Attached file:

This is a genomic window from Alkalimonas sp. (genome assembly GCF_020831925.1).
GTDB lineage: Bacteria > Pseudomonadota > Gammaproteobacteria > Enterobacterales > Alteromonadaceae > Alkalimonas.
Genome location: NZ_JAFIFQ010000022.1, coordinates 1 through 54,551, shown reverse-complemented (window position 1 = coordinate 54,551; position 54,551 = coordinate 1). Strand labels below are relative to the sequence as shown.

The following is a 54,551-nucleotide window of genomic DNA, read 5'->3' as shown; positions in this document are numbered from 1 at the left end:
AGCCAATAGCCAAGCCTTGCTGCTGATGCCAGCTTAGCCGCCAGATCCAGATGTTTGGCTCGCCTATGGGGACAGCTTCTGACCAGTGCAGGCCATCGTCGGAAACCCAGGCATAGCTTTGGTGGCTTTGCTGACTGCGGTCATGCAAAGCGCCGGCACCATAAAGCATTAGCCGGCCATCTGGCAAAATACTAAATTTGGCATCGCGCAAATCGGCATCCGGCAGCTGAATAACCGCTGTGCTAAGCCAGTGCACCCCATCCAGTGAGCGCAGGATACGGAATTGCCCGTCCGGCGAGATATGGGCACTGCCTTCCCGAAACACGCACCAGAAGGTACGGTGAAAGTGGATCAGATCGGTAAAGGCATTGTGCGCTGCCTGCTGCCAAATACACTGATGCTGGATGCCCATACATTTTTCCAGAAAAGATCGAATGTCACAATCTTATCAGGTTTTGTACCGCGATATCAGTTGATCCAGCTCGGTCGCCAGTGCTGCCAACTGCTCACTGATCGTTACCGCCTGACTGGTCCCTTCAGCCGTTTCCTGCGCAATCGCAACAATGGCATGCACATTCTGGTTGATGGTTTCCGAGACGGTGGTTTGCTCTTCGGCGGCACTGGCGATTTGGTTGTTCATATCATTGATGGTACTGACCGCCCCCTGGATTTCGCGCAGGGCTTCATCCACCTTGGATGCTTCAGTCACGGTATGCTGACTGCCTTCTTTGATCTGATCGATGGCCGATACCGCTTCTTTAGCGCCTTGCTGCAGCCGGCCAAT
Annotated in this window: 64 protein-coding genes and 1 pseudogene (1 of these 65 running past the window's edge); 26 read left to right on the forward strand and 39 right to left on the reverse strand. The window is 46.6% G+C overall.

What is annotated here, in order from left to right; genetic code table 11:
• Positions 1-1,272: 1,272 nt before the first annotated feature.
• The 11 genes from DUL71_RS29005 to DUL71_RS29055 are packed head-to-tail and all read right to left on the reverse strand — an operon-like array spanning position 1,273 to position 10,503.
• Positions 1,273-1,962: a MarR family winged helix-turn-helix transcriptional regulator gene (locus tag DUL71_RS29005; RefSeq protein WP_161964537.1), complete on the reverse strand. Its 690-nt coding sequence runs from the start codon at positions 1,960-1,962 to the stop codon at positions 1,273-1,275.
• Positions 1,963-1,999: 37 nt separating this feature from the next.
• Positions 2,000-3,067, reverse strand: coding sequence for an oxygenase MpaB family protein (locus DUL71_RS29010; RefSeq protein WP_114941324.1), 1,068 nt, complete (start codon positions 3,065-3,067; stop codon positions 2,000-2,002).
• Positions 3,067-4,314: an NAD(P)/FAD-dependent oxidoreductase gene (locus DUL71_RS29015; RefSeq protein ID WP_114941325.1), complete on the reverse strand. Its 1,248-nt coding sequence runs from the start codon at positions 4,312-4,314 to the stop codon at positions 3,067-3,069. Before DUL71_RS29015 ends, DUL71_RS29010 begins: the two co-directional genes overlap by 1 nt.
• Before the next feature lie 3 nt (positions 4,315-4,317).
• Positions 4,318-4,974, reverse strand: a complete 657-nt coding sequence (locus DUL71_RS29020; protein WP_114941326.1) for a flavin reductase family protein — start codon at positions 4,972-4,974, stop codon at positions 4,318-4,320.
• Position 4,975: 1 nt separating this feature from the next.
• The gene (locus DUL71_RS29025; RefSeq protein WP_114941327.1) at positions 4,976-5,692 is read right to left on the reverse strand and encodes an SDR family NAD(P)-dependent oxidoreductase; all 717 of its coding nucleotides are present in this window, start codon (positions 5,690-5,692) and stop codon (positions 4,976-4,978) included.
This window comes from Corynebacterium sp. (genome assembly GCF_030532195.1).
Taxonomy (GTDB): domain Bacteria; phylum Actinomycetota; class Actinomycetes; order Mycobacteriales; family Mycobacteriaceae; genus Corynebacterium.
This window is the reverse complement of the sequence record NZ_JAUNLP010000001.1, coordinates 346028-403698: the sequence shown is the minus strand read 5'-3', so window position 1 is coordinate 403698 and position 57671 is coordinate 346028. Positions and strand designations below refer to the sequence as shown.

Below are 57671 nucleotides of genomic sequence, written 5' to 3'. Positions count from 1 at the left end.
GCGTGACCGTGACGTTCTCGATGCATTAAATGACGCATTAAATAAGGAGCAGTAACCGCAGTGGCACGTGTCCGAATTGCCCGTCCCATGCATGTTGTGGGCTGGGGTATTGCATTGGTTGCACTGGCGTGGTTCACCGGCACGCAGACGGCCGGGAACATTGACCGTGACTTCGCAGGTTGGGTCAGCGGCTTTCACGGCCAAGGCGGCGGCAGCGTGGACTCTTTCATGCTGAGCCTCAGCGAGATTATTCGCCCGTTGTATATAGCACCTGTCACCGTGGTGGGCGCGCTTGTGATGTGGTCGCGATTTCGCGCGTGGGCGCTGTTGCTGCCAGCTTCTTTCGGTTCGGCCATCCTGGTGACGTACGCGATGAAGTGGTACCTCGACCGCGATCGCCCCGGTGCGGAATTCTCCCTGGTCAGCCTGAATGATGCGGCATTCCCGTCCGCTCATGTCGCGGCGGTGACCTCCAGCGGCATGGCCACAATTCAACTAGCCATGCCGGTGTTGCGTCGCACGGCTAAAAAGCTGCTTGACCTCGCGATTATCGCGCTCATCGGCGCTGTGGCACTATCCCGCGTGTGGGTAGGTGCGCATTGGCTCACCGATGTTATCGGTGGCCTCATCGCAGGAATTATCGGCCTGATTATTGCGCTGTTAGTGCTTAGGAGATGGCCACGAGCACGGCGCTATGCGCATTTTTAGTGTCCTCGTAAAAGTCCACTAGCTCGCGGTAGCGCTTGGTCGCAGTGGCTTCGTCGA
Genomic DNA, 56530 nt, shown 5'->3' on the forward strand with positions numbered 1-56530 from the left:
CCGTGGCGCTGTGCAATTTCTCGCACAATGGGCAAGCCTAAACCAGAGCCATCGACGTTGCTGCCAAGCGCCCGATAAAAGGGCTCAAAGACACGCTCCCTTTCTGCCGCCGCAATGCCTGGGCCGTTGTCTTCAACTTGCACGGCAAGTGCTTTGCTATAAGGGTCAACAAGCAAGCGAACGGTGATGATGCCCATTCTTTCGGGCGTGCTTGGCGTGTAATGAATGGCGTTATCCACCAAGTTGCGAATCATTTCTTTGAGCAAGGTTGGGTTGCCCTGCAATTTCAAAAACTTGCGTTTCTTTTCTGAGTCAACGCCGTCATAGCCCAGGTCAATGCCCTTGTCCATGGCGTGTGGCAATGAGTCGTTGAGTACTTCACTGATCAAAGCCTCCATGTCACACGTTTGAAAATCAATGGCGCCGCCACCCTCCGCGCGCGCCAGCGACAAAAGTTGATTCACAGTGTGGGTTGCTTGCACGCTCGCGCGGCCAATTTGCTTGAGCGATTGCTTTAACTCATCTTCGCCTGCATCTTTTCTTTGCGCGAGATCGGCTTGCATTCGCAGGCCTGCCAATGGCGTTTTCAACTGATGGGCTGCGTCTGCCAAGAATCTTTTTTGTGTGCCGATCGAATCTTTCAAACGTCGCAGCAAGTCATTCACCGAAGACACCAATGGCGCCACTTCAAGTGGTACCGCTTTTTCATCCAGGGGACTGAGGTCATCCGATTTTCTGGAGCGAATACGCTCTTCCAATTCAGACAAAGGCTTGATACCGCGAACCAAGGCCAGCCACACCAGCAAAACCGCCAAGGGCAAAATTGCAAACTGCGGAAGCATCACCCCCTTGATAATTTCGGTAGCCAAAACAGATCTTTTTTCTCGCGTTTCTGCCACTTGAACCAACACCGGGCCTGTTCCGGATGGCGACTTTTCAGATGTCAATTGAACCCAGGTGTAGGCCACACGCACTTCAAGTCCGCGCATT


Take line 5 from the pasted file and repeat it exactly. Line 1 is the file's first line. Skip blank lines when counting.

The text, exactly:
AGCCAATAGCCAAGCCTTGCTGCTGATGCCAGCTTAGCCGCCAGATCCAGATGTTTGGCTCGCCTATGGGGACAGCTTCTGACCAGTGCAGGCCATCGTCGGAAACCCAGGCATAGCTTTGGTGGCTTTGCTGACTGCGGTCATGCAAAGCGCCGGCACCATAAAGCATTAGCCGGCCATCTGGCAAAATACTAAATTTGGCATCGCGCAAATCGGCATCCGGCAGCTGAATAACCGCTGTGCTAAGCCAGTGCACCCCATCCAGTGAGCGCAGGATACGGAATTGCCCGTCCGGCGAGATATGGGCACTGCCTTCCCGAAACACGCACCAGAAGGTACGGTGAAAGTGGATCAGATCGGTAAAGGCATTGTGCGCTGCCTGCTGCCAAATACACTGATGCTGGATGCCCATACATTTTTCCAGAAAAGATCGAATGTCACAATCTTATCAGGTTTTGTACCGCGATATCAGTTGATCCAGCTCGGTCGCCAGTGCTGCCAACTGCTCACTGATCGTTACCGCCTGACTGGTCCCTTCAGCCGTTTCCTGCGCAATCGCAACAATGGCATGCACATTCTGGTTGATGGTTTCCGAGACGGTGGTTTGCTCTTCGGCGGCACTGGCGATTTGGTTGTTCATATCATTGATGGTACTGACCGCCCCCTGGATTTCGCGCAGGGCTTCATCCACCTTGGATGCTTCAGTCACGGTATGCTGACTGCCTTCTTTGATCTGATCGATGGCCGATACCGCTTCTTTAGCGCCTTGCTGCAGCCGGCCAAT